Past Coverage of 2016 CRA & AHPAPast Coverage of 2016 CRA & AHPA Return To RheumReports Home


Medical Marijuana for Chronic Pain - All Smoke and Mirrors?

February 18 2016 5:30 AM ET via RheumReports RheumReports

The endocannabinoid system is important for the maintainance of homeostasis. This endocannabinoid system moves us back from the sympathetic fight and fly system. Endocannabinoids reduce stress, and improve appetite, sleep, and pain. 

Two thirds of patients using marijuana in Canada today do so for chronic musculoskeletal pain. By 2024, it is estimated that 500,000 Canadians will be using medical marijuana. A meta-analysis for cannabinoid use for medical reasons  (JAMA 2015) uncovered 79 trials of which only 4 showed a low risk of bias. The studies of medical marijuana did show that symptoms were mostly improved with some improvement in pain. The Cochrane Collaboration summarized that there is a low quality of evidence for medical marijuana. A Canadian Rheumatology Association (CRA) mandated systemic review looked at 201 patients enrolled in 4 studies including 58 patients with rheumatoid arthritis, 71 with fibromyalgia, and 74 with osteoarthritis. In these studies, there was some statistically significant effect on pain.

The recent Compass Study (Pain 2015) concluded that quality controlled herbal cannabis appears to have a reasonable safety profile. This study included 431 patients randomized to 12 months of smoking 12.5% THC cannabis (n=215) versus control patients who took opioids (n=216). This study found no difference in the incidence of Serious Adverse Events (SAEs) between the two groups but non-SAEs were much greater in the cannabis group. SAEs are considered those that result in hospitalization or death. For context, the risk of SAEs with a biologic medication for rheumatoid arthritis is 5-6  per 100 pt-years. The risk of an SAE post abdominal aorta aneurysm surgery is about 10 per 100 pt-years. The risk of SAEs in cannabis users is a whopping 23 per 100 pt-years which was not statistically significantly different from opioid controls  with 27 SAE per 100 pt-years. Is this really a reasonable safety profile?  How could the editors of the journal accept the statement of a reasonable safety profile?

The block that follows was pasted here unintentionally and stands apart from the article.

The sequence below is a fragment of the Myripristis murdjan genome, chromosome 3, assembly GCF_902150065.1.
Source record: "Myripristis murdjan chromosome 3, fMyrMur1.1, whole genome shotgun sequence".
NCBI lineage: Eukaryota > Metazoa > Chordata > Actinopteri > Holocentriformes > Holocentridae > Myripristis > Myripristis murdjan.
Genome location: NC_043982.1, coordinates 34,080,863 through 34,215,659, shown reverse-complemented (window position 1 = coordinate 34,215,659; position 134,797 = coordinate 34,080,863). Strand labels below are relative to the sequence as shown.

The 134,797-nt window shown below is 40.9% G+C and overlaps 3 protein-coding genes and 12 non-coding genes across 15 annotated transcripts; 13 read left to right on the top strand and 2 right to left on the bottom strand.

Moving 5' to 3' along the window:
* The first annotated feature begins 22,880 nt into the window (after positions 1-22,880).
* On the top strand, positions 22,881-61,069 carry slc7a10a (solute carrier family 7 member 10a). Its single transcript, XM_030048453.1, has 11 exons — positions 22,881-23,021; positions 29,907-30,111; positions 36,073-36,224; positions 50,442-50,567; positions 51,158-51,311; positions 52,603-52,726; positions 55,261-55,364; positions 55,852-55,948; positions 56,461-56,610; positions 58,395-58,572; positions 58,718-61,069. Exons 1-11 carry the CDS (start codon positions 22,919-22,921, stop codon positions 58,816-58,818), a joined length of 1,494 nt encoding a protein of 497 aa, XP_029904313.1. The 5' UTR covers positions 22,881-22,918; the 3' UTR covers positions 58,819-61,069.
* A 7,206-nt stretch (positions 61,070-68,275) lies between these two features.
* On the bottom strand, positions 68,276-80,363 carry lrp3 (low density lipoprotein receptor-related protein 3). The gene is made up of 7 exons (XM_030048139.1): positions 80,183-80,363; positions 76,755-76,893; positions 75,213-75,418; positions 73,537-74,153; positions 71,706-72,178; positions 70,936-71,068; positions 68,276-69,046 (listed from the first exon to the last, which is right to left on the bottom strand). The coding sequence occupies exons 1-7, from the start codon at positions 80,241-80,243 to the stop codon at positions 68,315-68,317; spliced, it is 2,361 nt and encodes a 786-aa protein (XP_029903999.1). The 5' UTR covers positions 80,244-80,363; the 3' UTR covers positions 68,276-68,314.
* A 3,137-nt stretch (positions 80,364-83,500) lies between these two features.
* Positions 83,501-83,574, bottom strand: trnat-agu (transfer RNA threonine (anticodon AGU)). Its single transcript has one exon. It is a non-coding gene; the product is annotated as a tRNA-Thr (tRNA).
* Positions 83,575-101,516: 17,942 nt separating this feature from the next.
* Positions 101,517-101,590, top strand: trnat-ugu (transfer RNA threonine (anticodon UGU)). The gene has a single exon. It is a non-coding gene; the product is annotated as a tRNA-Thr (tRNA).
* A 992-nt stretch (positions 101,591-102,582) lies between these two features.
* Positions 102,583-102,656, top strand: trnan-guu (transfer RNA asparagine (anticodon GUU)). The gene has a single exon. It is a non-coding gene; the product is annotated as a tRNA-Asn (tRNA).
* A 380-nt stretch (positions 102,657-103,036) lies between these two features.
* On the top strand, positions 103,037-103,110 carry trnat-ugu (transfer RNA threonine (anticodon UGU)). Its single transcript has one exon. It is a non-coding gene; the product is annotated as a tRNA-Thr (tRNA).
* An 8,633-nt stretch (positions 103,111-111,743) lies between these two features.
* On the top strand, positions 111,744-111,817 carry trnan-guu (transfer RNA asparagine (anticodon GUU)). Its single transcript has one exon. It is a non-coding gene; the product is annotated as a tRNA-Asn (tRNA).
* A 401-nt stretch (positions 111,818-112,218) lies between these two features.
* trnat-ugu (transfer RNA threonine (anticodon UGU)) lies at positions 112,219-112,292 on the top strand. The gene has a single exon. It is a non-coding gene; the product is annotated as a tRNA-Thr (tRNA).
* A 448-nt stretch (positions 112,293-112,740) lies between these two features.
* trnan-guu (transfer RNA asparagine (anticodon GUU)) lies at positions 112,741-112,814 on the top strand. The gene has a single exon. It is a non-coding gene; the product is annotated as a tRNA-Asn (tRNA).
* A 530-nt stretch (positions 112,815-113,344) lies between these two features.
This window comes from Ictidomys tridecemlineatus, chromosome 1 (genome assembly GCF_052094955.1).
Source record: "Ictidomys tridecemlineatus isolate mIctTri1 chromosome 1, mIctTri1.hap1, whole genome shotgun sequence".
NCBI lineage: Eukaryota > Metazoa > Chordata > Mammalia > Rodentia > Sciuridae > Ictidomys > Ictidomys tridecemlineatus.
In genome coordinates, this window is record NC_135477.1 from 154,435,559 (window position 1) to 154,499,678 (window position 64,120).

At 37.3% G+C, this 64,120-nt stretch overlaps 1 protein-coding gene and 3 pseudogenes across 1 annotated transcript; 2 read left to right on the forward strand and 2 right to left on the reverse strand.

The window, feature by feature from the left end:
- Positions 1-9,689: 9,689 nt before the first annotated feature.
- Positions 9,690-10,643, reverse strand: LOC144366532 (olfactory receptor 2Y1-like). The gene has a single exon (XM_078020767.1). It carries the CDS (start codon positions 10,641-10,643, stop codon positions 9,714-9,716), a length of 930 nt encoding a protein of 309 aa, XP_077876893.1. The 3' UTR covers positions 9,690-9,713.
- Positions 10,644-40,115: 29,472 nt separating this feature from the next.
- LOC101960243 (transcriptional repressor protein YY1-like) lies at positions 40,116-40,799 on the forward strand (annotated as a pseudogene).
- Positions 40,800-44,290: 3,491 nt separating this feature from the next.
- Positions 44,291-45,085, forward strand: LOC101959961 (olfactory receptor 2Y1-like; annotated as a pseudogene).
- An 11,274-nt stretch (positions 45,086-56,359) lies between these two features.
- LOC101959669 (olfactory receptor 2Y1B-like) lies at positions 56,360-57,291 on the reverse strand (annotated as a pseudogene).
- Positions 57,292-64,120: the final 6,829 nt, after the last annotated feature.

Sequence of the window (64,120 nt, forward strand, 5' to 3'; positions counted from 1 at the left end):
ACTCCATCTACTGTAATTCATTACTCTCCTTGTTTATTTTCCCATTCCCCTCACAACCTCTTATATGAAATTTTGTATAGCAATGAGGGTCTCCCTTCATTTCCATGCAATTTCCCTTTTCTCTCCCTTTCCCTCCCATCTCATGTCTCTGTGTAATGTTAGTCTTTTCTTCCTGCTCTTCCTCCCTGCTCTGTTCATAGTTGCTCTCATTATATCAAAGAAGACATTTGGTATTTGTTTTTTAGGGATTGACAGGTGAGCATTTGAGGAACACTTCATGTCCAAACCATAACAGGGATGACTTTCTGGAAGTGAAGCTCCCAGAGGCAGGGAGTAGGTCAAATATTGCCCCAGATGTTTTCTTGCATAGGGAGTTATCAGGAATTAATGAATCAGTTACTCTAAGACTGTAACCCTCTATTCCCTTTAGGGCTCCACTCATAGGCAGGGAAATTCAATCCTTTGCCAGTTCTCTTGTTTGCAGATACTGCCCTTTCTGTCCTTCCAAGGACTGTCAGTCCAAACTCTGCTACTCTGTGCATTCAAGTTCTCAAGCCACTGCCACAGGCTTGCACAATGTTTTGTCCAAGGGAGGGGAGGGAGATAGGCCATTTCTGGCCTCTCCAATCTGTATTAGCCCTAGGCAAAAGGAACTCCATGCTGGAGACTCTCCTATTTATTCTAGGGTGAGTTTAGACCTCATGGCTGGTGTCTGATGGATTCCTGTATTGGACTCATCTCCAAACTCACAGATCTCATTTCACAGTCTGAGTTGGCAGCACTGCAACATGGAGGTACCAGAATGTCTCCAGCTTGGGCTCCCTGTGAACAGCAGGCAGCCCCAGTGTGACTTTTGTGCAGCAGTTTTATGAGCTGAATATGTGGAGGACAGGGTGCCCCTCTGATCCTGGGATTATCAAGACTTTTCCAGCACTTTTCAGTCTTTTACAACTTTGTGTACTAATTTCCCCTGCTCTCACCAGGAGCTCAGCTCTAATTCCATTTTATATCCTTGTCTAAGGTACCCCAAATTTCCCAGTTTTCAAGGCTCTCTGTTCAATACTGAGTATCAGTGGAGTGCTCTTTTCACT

Patients are now beginning to extract 'the good stuff' from marijuana. The THC can be extracted with polar solvents such as butane. Vaping is like using an e-cigarette. The vape pens are portable, discrete and can be recharged it in your car. The vape pens contain propylene glycol which changes into formaldehyde which is 15 times more toxic than cigarette smoking.

A young healthy person’s brain shows changes in the nucleus accumbens and amygdala when using daily cannabis. Addiction occurs in 9% of all users. Driving is another issue with herbal cannabis as the acute psychomotor effects can last up to 5 hours. A meta-analysis showed a doubled risk of dying while driving and five times the risk of a motor vehicle accident in people with cannabis in their blood stream. From 2000-2012 the 'dead drivers' in Canada showed increasing blood levels of cannabis from 13 to 21%. 

What have we learned from Colorado and Washington states where cannabis is now legal? At the University of Washington about 22% of first-year students are current uses of canaibis. In some, the use of cannabis has now been normalized. 

Advocacy has outrun science, marijuana is not safe, and there are risks to patients and society. This is the classic epitome of smoke and mirrors.

Share This Report

About the Author

Dr. Andy Thompson
Dr. Andy Thompson

Dr. Andy Thompson is an Associate Professor at Western University and founder of,, and

View Full Bio

Trending Reports From 2016 CRA & AHPA